Marie-Claire Springham

Gob in the Machine

Spit and Posthumanism

I’ve spoken about spit and discovered art in which it is the primary material. It has been used as a motif and even as a cleaning fluid to restore historical works (check out how Moma uses it to restore its picassos). However, in an age where our personal data is increasingly monitored, saliva is a string of information, literally, containing our entire biological past. With this in mind, what new applications may it have in our future?


Stelarc, Ear on Arm 2018 -


Enhancing our bodies with technology is now commonplace. We implant pacemakers to keep our hearts beating and prosthetic limbs can now outstrip human performance. And with our reliance on and constant connection to technology, there are times when the barrier between everyday living and science fiction start to blur, but is that a bad thing?

If the post-human artist Stelarc is to be believed, the age of the cyborg can’t come quickly enough and it may already be here. His project “Ear on Arm” (2018) is a celebration of this and the culmination of twenty years of development. Finally, with the help of private funding and surgeons, he has managed to grow a human ear on his arm that he describes as “an engineered internet organ.” The “ear” can be updated or be replaced to keep up with scientific advances in communication and technology. But to what end?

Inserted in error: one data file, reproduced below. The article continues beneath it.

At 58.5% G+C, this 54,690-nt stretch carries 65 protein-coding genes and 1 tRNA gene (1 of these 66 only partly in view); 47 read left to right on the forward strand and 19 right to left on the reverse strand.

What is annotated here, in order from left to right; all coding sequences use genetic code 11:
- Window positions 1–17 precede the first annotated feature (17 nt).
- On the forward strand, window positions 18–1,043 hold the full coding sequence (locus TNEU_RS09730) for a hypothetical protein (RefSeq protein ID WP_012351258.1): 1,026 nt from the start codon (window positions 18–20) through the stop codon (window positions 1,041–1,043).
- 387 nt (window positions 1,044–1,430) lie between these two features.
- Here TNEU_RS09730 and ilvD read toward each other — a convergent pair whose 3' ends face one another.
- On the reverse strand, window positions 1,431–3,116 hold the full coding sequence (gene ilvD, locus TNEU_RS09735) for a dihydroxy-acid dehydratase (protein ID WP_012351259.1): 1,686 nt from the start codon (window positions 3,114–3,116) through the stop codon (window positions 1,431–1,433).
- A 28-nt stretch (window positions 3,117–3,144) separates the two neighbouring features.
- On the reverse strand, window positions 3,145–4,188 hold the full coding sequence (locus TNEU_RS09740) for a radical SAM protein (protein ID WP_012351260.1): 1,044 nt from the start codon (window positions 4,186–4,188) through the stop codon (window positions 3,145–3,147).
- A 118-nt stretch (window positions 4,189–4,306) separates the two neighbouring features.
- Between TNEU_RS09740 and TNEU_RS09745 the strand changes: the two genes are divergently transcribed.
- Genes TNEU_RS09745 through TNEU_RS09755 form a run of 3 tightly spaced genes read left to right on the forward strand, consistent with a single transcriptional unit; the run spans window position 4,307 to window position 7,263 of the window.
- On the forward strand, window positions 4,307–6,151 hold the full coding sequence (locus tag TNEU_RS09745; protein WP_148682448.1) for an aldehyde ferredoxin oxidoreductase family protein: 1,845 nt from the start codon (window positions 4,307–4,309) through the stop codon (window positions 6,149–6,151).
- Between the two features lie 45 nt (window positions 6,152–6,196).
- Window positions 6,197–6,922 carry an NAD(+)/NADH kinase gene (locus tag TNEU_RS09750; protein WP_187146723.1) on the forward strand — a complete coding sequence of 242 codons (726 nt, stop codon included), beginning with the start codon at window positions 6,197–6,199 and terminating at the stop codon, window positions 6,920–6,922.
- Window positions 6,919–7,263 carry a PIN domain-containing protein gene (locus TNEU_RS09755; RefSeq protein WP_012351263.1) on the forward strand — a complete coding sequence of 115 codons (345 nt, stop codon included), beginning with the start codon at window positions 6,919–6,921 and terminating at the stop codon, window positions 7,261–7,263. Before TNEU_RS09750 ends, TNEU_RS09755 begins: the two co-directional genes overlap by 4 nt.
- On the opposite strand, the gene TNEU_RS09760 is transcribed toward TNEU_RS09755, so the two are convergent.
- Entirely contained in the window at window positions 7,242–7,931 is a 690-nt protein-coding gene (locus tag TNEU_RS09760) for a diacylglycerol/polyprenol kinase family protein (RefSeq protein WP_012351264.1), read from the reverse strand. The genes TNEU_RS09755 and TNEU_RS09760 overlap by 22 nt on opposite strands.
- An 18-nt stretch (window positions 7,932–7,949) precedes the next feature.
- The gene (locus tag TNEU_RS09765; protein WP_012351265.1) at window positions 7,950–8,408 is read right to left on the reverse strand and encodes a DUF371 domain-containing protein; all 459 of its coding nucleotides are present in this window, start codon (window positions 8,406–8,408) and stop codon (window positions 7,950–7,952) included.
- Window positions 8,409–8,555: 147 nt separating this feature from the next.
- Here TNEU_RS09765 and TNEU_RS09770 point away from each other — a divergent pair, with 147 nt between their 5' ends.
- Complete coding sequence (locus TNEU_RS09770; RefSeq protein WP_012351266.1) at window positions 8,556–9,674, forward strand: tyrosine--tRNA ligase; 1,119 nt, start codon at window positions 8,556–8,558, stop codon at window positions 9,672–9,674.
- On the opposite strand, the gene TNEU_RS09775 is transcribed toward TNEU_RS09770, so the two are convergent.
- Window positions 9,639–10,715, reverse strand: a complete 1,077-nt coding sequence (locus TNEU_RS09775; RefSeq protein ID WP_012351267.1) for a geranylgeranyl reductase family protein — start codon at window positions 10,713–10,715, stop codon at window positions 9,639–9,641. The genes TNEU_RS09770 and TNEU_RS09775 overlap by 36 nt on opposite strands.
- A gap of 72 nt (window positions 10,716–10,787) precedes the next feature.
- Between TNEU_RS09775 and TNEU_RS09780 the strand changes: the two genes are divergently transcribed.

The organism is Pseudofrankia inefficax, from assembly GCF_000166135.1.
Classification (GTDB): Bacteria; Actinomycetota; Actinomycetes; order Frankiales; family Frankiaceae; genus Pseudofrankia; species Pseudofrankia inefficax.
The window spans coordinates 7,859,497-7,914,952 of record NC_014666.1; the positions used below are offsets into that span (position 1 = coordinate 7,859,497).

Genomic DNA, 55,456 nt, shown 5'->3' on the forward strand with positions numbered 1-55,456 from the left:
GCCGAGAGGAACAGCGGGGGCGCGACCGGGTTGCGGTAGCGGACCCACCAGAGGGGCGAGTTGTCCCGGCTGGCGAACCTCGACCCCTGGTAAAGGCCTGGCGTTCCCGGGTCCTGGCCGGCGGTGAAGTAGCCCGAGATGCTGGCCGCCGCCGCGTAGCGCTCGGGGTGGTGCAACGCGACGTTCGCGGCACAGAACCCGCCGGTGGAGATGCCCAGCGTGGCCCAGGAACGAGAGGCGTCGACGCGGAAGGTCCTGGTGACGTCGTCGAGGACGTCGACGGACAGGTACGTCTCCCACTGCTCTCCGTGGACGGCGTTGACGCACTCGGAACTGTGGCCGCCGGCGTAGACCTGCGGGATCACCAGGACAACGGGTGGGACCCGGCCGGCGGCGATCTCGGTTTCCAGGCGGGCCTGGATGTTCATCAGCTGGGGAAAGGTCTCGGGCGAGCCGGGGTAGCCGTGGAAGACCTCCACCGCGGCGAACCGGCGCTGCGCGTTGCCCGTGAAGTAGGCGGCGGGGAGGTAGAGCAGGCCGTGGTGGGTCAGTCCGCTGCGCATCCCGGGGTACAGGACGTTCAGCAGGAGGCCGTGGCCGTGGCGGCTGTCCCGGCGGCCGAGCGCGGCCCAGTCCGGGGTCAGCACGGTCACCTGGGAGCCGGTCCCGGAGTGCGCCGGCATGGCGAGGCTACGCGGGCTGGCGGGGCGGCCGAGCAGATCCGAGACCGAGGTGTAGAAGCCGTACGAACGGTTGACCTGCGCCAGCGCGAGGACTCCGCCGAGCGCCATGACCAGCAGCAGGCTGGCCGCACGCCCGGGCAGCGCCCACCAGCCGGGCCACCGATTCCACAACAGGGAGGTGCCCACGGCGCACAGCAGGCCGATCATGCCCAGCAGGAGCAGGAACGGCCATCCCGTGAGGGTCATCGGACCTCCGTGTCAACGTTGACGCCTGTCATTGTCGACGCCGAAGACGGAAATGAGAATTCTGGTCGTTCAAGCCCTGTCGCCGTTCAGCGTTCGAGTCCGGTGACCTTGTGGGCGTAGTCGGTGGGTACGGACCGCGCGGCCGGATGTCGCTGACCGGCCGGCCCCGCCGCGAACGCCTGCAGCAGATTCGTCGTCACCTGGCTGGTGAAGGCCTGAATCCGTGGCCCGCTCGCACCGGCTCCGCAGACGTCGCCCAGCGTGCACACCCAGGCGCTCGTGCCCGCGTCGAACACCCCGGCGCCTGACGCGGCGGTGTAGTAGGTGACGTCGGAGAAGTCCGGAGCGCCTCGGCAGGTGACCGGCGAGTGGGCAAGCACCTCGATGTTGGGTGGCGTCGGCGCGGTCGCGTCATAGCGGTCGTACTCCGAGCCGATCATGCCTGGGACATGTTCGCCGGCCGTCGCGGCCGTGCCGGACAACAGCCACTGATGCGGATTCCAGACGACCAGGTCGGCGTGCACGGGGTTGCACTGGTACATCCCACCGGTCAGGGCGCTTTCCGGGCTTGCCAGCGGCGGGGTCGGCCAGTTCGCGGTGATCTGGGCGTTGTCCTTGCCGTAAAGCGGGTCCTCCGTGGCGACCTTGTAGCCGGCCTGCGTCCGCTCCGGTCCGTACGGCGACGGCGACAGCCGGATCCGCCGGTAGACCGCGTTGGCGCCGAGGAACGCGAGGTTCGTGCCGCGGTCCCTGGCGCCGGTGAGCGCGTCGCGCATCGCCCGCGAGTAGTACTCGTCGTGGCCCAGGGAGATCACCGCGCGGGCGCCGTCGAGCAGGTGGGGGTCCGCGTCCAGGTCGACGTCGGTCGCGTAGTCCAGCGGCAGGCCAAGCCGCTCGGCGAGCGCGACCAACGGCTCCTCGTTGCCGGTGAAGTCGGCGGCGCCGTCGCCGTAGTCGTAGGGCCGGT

In Stelarc’s vision of the future, “what’s important is not merely the body's identity, but its connectivity - not its mobility or location, but its interface”. ( Containing a microphone and a wifi chip, anyone will be able to listen to his daily life.

In a post-humanist future, the individual’s identity is less important than the overall collection of data. In the past, it was possibly to categorise someone as non-human based on their race, sex or culture; here we have the origins of slavery and discrimination. Stelarc and many others argue that in the 21st it is the way we communicate and the information that we share that makes us indisputably human. To him, advancing humanity may involve cyborg bodies, but not for an increase in strength but for better connection.

So where does saliva fit into all of this? Spit is our DNA signature, in the same way the Svalbard seed bank preserves the “world’s largest collection of crop diversity” (, could the data that our saliva holds be a rapid way to communicate “human-ness” in future? Could this finally be a way to track the rise and fall of civilisations without historical bias or misrepresentation? Our common link and shared history, an elegant solution to data storage, and a complete and organic way of defining exactly who we are?